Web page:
The financial world is either risk-on or risk-off… It’s a world that is either expanding with win-win deals or contracting… civilizing… or decivilizing.

It is either making progress… or it has gotten too far ahead of itself and is backtracking.

– Bill Bonner

I left my job nearly two years ago. We sold all our things. Kate and I hit the road with our three kids. We don’t have anywhere to live. And we homeschool the kids.

We left “the matrix” in another important way, too.

When we left America, we drained our bank accounts and retirement accounts of cash, and we converted all our savings into gold and silver.

Why did we do this? We don’t want to be in the system anymore. It’s unbalanced and unstable.

So we’re sitting on the sidelines, in precious metals, until it’s safe to return to the financial system. When it’s finally safe, we’ll sell all our gold and invest in the top dividend-raising stocks.

Our money will stay there – I hope – generating bigger and bigger dividends for the rest of our lives.

Our money will stay there – I hope – generating bigger and bigger dividends for the rest of our lives.

How will we know when it’s safe? For that, we follow the Dow-to-Gold ratio…

Our Ultimate Barometer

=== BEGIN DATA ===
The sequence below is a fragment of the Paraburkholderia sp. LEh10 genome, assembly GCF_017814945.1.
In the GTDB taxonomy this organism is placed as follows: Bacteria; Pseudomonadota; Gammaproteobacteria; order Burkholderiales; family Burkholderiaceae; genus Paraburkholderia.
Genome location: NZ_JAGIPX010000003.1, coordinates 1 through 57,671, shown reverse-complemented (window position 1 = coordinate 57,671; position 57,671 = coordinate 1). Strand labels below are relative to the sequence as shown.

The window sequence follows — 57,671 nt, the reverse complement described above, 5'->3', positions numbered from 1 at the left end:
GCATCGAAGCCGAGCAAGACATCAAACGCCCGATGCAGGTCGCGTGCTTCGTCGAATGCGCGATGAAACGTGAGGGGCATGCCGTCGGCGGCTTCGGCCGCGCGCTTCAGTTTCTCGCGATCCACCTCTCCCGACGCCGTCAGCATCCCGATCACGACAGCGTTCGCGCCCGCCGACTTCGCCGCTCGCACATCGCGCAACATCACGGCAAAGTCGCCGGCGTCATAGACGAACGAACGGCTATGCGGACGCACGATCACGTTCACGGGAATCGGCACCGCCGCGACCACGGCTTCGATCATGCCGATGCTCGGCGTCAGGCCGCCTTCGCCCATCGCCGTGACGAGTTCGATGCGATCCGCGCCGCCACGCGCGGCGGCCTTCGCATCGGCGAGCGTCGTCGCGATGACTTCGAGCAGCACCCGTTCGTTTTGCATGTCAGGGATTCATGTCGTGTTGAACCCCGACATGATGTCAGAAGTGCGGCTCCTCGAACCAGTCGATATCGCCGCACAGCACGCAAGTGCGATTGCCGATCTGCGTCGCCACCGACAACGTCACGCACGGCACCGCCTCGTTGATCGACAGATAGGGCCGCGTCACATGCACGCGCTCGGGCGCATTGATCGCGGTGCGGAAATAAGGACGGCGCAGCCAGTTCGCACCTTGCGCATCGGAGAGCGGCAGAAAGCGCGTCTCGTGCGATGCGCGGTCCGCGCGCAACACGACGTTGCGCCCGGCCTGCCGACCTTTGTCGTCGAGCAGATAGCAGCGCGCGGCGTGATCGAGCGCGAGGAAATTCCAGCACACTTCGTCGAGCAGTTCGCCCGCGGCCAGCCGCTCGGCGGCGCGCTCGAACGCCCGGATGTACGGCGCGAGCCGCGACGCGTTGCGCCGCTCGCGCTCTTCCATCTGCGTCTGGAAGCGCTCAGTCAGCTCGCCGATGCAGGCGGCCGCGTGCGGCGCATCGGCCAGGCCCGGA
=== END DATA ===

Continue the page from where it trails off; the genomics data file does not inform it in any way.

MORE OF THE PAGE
The Dow-to-Gold ratio tracks the Dow Jones stocks as priced in gold. It tells us the best time to buy gold, and the best time to buy stocks.

And it’s the ultimate barometer of systemic “health.”

If you’ve been reading these Postcards since the beginning, you know our Dow-to-Gold trade is based on a simple premise…

You buy stocks when they are cheap relative to gold. That is, when the Dow-to-Gold ratio is below 5.

Then you sell stocks when they become expensive – when the Dow-to-Gold ratio rises above 15. At that point, you return to gold.

Over the course of the last 100 years, you would have made only six trades. But you would have also handily beaten a “buy-and-hold” approach.

The chart below shows it all…

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You can see that the ratio peaked in 1999. Then, it started a countertrend rally from 2011 to 2018. But if you look carefully, you can also see a recent reversal…

I interpret this recent reversal as the Dow-to-Gold’s primary trend reasserting itself, getting back on track, and once again marching back down towards single digits.

This next chart shows the zoom-in of the last two decades or so…

image

The ratio topped out at 22.36 in October 2018. It’s been falling since… and I speculate it’s about to head much lower.

If you’re looking to preserve and grow your wealth over the next one to two decades, this decline in the Dow-to-Gold ratio is the most important trend in finance…

Of course, if I’m wrong and the Dow-to-Gold ratio isn’t ready to resume its primary trend lower, the market will let us know.

How? By making a new high, rising above 22.36, and invalidating the downtrend. (It’s why I set our “stop loss” at 22.36.)

But I’m willing to bet that’s not going to happen.

The ratio likes to move in big, clear trends. And once it’s in motion, it tends to stay in motion.